I had an opportunity to catch up with Mav Karlo’s Menno Versteeg on Tuesday evening. Menno was fresh off of the PEI ferry, en route to Charlottetown where he will kick off his “I drove here and slept in my car and also I only peed on the side of the road and quarantined for two weeks, oh and the shows are all socially distanced” tour (a title only rivaled by the new Borat film for length). Upon arriving at the Atlantic Bubble, Versteeg encountered an inquisitive border guard who had several questions about his purpose here in the Maritimes, and one of which was rather interesting as the guard asked if Menno was here for essential work. Considering Menno is part owner of Royal Mountain Records, it becomes a far deeper question than I imagine was intended.
With the vast number of musicians, venue operators, and promoters all currently out of work due to the ongoing pandemic, considering the role that they play in the ongoing mental health of so many, they should absolutely be considered essential. There is very little that compares to being shoulder to shoulder with like-minded strangers in a darkened room with a band or musician on stage, and this is another reason why it’s fantastic to see Mav Karlo trek east by car. Even if he is initially greeted with a 14-day quarantine period, it shows that the region and the artist have forged a kinship over the years. It wasn’t an endeavor that he entered on a whim; in talking to pals such as “Matty Mays” and Hey Rosetta’s Tim Baker, both explained that once the quarantine wraps up, it’ll be a blast.
The initial Mav Karlo EP was recorded during Christmas of 2019 in Reno, NV, at a dingy hotel, and as explained by Menno, “it was definitely a quick way to piss off your family”. Fortunately, that time away was not only life-changing but also life-affirming, as there wasn’t anyone to depend on, except himself. The product of that excursion was the initial EP under the Mav Karlo moniker, entitled The Reno Tapes, a project that would unknowingly lay the groundwork for one of the best albums of 2020 in Strangers Like Us.
Versteeg also explained that Strangers Like Us was less a project of intent and more one of circumstance, that “it’s to do something”. This wasn’t an album that was crafted for commercial purposes, as most of the songs clocked in over 5 minutes and it was never the intent to chop them down into digestible pieces. People may ponder why Versteeg opted for a band name or moniker, and the answer was twofold: he was upfront with the assessment of his own name (“I find my name is a weird name for a project”) and he went on to explain that he enjoys the idea of a band name, especially since there are so many contributors. So he may be a solo performer, but it’s hardly a solo effort.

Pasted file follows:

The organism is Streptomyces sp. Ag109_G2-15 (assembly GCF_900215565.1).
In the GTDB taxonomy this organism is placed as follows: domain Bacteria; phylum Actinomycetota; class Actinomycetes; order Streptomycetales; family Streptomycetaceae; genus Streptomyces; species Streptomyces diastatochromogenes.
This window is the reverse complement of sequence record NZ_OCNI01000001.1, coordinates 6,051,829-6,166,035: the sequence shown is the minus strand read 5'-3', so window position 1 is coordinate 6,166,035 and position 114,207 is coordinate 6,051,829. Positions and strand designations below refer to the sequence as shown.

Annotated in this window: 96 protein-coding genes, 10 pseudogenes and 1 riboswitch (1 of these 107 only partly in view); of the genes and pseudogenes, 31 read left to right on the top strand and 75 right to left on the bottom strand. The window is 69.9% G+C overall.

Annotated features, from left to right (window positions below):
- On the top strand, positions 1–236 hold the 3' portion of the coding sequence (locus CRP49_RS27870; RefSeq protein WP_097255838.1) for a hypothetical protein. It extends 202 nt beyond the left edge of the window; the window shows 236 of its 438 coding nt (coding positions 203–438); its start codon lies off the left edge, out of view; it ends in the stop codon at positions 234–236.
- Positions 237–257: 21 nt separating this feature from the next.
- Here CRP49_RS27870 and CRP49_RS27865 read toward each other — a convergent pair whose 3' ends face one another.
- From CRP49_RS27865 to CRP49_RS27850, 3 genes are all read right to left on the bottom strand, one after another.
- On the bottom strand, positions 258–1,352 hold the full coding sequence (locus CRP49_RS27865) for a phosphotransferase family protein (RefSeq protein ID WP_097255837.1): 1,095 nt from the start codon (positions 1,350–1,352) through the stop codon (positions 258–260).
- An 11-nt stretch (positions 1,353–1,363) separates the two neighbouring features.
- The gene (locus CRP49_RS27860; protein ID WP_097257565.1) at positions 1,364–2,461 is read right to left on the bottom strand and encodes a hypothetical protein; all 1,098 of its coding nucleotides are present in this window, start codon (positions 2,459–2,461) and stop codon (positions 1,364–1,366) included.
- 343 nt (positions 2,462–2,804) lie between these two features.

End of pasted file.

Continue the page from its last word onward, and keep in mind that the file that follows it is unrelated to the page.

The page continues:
Tickets have been moving, and there is excitement afoot with the potential to see the new direction Versteeg has embarked upon. Wednesday night in Charlottetown is the tour kickoff, and it will mark the first night that Mav Karlo takes to a stage by himself. Menno explained he’s “more nervous than ever before, I’ve never been on stage without my best friends”. Which makes sense as he was the front-man for Hollerado for 12 years, and then joined forces with Chris Murphy (Sloan, TUNS), Sam Roberts, and Dave Monks (Tokyo Police Club) to form Anyway Gang, a project that grew organically through years of touring and befriending this stellar group of musicians. It started out as something of a lark, that found its footing and was carried through to fruition.
While the “I drove here and slept in my car and also I only peed on the side of the road and quarantined for two weeks, oh and the shows are all socially distanced” tour is largely a solo effort, Menno has a great group of East Coast acts supporting the Maritime run, such as Owen Meany’s Batting Stance in Halifax, Don Levandier (of The Motorleague) in Moncton, Graeme Kennedy in Fredericton, and the tandem of Brandon Howard Roy and Justyn Thyme kicking things off in Charlottetown. Over in Newfoundland, Menno is opening up Adam Baldwin’s three nights on the Rock. It’s a fantastic line-up, that will hopefully spark and inspire other acts to come quarantine and put on an Atlantic bubble tour. As Menno put it, they were “locked down, sitting at home anyways” and it’s “doing something rather than nothing”.
I know, personally speaking, I’m excited to slap a mask on my mug, pull up a chair, and take in some fantastic live music, and folks such as Mav Karlo are more than ready to get out from behind their live-stream set-ups and feel that energy emanating from an engaged and excited audience again. The sentiment that resonated with me was when Versteeg went on to explain that Mav Karlo “…is a different thing, but still trying to take the same attitude and play the songs the best I can”. I for one will be there on Thursday night in Halifax, waiting to hear gems such as “Record High” (a tune originally intended for the last Hollerado record, and written with the band), as well as “Elevator” and the shimmering gem that is “Detonator”.